Jon Bruner, Datanaut over at Forbes, has created two world maps, one of diplomatic parking scofflaws (pictured above) after the study by Fisman and Miguel, and one of official corruption as calculated by Transparency International:

Fisman concluded that a “certain amount of corruption is grounded in culture and immune to carrots and sticks.”

Scandinavian countries, which perennially rank among the least corrupt in the corruption index, had the fewest unpaid tickets. There were just 12 tickets from the 66 diplomats from Finland, Norway, Denmark and Sweden, and almost all of these tickets went to one bad Finn.

Chad and Bangladesh, at the bottom of the corruption index, were among the worst scofflaws. They shirked 1,243 and 1,319 tickets, respectively, in spite of the fact that their UN missions were many times smaller than those of the Scandinavians.

So are some languages better for bribery than others? Maybe there’s no way in Danish to ask for a bribe, while there might be 50 different words for bribery in Bengali. Just checked the thesaurus and found 40 synonyms in English. Not sure if that’s a lot or a little.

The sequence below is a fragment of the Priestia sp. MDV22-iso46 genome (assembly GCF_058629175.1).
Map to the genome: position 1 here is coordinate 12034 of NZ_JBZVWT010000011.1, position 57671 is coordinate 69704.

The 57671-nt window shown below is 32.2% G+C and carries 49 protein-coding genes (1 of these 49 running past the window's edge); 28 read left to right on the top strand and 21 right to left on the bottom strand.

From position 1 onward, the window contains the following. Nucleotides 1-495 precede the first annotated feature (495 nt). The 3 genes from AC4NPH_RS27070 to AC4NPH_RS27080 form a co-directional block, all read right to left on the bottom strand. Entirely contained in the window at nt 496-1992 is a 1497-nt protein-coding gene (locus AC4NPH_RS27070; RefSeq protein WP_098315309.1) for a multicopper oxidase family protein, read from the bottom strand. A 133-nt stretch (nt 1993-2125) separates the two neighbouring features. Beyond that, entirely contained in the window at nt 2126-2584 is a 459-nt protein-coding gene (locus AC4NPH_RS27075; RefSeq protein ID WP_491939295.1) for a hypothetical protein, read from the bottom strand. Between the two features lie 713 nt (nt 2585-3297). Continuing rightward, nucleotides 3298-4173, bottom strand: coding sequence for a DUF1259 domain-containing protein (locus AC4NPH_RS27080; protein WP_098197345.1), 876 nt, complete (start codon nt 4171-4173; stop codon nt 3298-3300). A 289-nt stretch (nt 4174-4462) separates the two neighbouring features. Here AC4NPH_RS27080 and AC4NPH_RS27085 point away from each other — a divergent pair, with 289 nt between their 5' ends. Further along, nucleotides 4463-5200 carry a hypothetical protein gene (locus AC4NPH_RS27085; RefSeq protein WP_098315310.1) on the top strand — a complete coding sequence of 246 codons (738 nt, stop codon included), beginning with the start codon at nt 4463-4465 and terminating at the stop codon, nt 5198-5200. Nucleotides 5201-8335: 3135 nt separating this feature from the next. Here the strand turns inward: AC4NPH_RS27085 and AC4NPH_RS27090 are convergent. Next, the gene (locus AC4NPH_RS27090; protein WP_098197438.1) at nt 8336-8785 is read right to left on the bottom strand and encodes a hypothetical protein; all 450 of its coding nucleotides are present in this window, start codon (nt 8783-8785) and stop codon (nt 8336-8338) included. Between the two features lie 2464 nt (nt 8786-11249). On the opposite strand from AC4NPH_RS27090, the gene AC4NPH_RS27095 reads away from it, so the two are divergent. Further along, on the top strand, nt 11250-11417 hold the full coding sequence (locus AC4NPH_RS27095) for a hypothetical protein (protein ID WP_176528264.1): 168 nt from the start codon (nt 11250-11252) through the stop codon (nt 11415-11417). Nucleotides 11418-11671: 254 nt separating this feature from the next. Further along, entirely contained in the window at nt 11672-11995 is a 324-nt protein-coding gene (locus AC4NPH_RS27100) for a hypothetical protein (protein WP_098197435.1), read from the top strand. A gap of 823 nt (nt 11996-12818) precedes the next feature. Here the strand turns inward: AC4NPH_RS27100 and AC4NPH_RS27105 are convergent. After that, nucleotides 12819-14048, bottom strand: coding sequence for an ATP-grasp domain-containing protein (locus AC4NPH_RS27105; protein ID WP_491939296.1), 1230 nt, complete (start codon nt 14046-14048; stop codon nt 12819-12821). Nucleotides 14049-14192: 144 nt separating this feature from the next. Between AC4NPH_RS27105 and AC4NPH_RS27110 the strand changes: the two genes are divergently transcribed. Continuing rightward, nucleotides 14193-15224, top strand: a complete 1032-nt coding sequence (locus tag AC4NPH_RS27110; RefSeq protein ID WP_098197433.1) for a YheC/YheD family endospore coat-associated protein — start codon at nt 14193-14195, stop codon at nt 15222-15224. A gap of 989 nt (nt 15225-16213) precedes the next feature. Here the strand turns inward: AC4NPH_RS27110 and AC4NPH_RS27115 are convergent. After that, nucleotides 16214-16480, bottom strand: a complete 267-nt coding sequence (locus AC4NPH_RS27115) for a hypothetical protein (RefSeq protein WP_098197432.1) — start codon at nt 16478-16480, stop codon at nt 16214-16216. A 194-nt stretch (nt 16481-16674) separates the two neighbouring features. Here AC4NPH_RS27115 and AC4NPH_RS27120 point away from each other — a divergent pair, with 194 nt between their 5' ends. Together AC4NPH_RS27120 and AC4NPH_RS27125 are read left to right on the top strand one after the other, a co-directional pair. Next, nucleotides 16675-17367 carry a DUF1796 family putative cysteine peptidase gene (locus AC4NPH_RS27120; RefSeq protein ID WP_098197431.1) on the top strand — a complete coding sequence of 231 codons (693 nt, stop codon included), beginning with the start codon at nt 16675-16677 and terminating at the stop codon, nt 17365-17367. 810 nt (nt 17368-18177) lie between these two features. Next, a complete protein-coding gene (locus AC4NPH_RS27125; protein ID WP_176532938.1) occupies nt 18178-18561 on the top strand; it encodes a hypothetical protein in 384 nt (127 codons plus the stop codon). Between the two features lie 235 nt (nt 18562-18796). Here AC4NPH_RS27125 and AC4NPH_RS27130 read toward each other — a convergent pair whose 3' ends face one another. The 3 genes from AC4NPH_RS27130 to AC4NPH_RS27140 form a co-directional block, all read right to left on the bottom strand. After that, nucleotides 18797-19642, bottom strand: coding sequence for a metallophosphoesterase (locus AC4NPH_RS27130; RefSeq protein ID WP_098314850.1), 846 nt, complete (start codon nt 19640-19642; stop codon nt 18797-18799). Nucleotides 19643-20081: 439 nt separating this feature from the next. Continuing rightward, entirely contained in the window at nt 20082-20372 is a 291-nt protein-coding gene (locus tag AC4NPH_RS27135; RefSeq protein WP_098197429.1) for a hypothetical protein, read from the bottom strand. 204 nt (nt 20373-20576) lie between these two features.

18 Comments

  1. US Dips are the worst, hands down. Remember that American “diplomat” for shooting dead two Pakistanis in Lahore? What kinf of diplomate carries a gun?!!?

  2. Sweetpea says:

    WOW. There were also allegations that a Bangladeshi diplomat facilitated human trafficking of Bangladeshi migrants… so I’m not really surprised, but Wow again.

  3. Roger Perez says:

    What about Japan’s foreign minister, Taro Aso, saying that US diplomats in the Middle East would never solve the region’s problems because they have “blue eyes and blond hair”? Ken I know you have a liking for both countries, what do you think of this guy?

    • Ken says: